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CAC Wirraway A20-502 "The Rocket" in 1/72 scale


Derek_B
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Another Wirraway project I have on the go is the MPM Models 1/72 kit, which I'm planning to build as the legendary A20-502, known affectionately (and ironically) as "The Rocket". This aircraft served with No. 5 Squadron in Queensland and New Guinea, racking up an enormous number of sorties over its long life. To quote the West Australian newspaper, Friday 20th April 1945:

 

ANCIENT WIRRAWAY.
Achievements of the Rocket.
MELBOURNE, April 19.-Now operating with an RAAF Army co-operation squadron in the Solomons is an Australian-designed and built Wirraway which is claimed to be the oldest single-engined aircraft flying in operations in the South-West Pacific area. Known as the Rocket, this Wlrraway, which began its career with an RAAF Army co-operation squadron on March 10, 1942, has completed 953 sorties and flown almost 1100 hours. It has out-lived four engines.
Last month, when the Wirraway celebrated is third birthday, Flying Officer Ted Reynolds, of West Maitland, NSW, flew it on a tactical reconnaissance over Japanese positions at Bougainville Island. The Wirraway has dropped smoke bombs as target markers for Corsair fighter-bombers of the RNZAF. While the New Zealanders' dropped their 1,000lb bombs on Japanese positions it flew low over the target to observe the results. It has pinpointed numerous targets for the AMF. It has flown so low that once a pilot was able to signal base that a wounded Japanese had blood trickling down a leg.
Other important jobs it has carried out include the re-charting of maps of Bougainville Island. On survey work it has flown on steady photo reconnaissance flights. It has acted as mail and supply dropper to front line troops. In artillery reconnaissances it has been shaken by mortar fire whilst flying above the barrage. It has dive-bombed targets inaccesible to high-speed bombers, and fighter-bombers.
Now in its fourth year of Army co-operation work, the Wirraway is under the care of Flt-Lt F. T. Binns, of Sydney, NSW, an engineer officer. "The fact that the Rocket has never had a major misfortune is not the least of its claims to fame." he said. "The nearest it has come to disaster is wing tips damaged in ground loops." Flt-Lt Binns considers the Wirraway the ideal aircraft for Army co-operation work, because of its handling qualities and complete lack of vices. Wirraways are doing particularly fine work in the present campaigns, giving splendid co-operation to the AMF.

 

The aircraft ended its life during a particularly exuberant New-Year's eve party in January 1946, when it was burned on a bonfire together with a CAC Boomerang!

 

Sadly, the aircraft had been approved for preservation in the Australian War Memorial in Canberra due to its longevity and high public profile, but the signal from RAAF headquarters arrived at the squadron after the deed had been done!

 

My plan is to model this aircraft as it appeared in May 1944 when used in some supply dropping tests at Mareeba, Queensland. It was fitted with rectangular supply canisters (different to the later cylindrical "Storepedo" designs used in New Guinea) plus a message pick-up hook. Luckily I have a copy of the factory drawings of the message hook, so I'll be able to replicate that nicely.

 

The aircraft was finished in the standard camouflage scheme of Foliage Green / Earth Brown and Sky undersides. Here's a couple of images of what the aircraft looked like. Below you can see a supply canister being loaded under the port wing:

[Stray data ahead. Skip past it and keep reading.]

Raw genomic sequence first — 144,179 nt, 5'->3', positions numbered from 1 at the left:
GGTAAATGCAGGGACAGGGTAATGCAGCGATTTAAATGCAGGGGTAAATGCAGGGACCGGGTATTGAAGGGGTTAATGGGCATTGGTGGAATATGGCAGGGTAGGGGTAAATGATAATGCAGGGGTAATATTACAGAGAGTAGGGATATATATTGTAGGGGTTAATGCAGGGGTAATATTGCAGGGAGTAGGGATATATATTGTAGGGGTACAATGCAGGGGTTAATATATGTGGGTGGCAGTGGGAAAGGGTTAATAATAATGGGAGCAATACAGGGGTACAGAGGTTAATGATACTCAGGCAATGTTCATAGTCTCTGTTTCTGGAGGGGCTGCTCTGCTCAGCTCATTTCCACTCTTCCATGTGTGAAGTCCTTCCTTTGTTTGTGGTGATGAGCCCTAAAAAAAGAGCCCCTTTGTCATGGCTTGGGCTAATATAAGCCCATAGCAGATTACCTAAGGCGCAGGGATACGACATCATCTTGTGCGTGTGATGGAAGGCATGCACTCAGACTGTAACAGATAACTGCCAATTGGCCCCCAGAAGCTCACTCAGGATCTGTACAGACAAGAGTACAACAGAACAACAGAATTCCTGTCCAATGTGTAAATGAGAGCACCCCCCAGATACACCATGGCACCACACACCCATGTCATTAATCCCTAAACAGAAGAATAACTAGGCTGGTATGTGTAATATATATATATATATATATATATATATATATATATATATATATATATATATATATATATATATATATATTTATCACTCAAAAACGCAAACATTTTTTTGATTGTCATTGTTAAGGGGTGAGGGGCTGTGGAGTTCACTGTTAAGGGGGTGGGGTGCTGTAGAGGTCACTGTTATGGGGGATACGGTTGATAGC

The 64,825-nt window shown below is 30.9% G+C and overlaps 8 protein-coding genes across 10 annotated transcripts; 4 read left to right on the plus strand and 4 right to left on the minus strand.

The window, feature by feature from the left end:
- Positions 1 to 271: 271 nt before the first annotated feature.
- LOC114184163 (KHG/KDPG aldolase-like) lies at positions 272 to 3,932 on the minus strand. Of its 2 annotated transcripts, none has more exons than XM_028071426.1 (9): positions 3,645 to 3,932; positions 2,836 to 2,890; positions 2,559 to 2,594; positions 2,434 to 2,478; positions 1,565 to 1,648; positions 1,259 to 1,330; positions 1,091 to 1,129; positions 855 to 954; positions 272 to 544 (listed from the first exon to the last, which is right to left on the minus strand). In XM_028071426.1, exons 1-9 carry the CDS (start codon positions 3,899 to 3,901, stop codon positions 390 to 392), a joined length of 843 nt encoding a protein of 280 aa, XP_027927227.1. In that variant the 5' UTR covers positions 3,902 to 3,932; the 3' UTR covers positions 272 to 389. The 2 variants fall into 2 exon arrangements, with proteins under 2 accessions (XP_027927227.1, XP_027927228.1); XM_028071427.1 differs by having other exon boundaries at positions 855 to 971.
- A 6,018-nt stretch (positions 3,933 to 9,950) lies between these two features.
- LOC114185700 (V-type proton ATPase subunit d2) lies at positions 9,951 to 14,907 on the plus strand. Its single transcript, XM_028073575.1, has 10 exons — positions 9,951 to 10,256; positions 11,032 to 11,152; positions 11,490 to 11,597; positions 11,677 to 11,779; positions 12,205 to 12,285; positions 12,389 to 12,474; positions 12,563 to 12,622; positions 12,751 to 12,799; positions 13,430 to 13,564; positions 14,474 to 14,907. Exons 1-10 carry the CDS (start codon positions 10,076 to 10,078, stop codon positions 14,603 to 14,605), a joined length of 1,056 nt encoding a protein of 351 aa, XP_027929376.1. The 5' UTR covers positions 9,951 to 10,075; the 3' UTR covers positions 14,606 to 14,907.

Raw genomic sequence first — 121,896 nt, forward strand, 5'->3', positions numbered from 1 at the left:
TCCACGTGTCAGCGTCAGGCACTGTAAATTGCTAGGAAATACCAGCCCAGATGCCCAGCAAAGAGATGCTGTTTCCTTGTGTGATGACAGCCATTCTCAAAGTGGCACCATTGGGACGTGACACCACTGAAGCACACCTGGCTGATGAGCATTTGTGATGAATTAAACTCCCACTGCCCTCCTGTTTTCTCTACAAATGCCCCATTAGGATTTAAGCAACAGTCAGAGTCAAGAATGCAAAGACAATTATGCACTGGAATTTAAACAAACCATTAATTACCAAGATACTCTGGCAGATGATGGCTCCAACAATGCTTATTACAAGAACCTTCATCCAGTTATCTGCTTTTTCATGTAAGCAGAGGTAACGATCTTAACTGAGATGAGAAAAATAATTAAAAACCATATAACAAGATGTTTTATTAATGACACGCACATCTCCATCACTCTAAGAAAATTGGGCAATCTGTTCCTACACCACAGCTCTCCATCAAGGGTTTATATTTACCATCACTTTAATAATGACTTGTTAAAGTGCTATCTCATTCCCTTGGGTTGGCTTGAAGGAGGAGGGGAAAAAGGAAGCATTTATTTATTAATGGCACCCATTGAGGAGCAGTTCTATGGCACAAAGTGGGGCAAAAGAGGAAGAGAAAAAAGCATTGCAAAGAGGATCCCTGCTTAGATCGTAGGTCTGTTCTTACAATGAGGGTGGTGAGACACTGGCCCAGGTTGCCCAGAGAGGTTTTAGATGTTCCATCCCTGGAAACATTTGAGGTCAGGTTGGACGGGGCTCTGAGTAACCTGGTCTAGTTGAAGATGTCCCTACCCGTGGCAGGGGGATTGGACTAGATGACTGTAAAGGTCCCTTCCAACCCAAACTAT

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Below you can just make out the message pick-up hook under the fuselage centre-line:

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Loading the experimental stores canisters... lots of wear around the engine cowl...

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And finally a later image with the aircraft overall Foliage Green and white empennage, taken on Bougainville around April 1945. If you look carefully, you can see 3 aerial wires leading from the top of the antenna mast - one to the top of the rudder (as usual) and one to each wing-tip (not usual!):

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So what are we starting with in the MPM Models kit? Well, it's pretty basic. Large gates on the moldings, honking ejector pin marks and annoying flash along the parting lines. Minimal cockpit and zero wheel-well detail...

 

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The propeller is very basic, and the engine is the figment of some tool-maker's imagination!

 

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The fuselage side panels bulge out (which they should not do) and some of the surface details on the wing panels is fictional, but at least I know what I'm working with.

 

First step after cleaning up the moldings was to add some basic internal detail to the insides of the fuselage side-panels, representing the aluminium extrusions and  pressed formers over which the fabric was attached. These panels were removable on the real aircraft, making maintenance of the hydraulics, the engine control push-rods and elevator/rudder cables very simple.

 

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More coming...

Edited by Derek_B
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I'm keen to watch this too, I've the Special Hobby "First Blood over Rabaul" boxing, at least it comes with a better looking resin engine but I'm guessing the fuselage is based on this one, do they share the same inaccuracies as the 1/48 ones?

Steve.

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@bigbadbadge Chris, the engine problem is easily solved with my "go-to" P&W Wasp R-1340 "jewellery" from Small Stuff. I have a stash of 5 of their 1/72 resin engines just waiting to test my eyesight!  There are more parts in these engines than in the rest of the model! The engine for this build already has the cylinders attached to the crank-case, need to get some photos soon.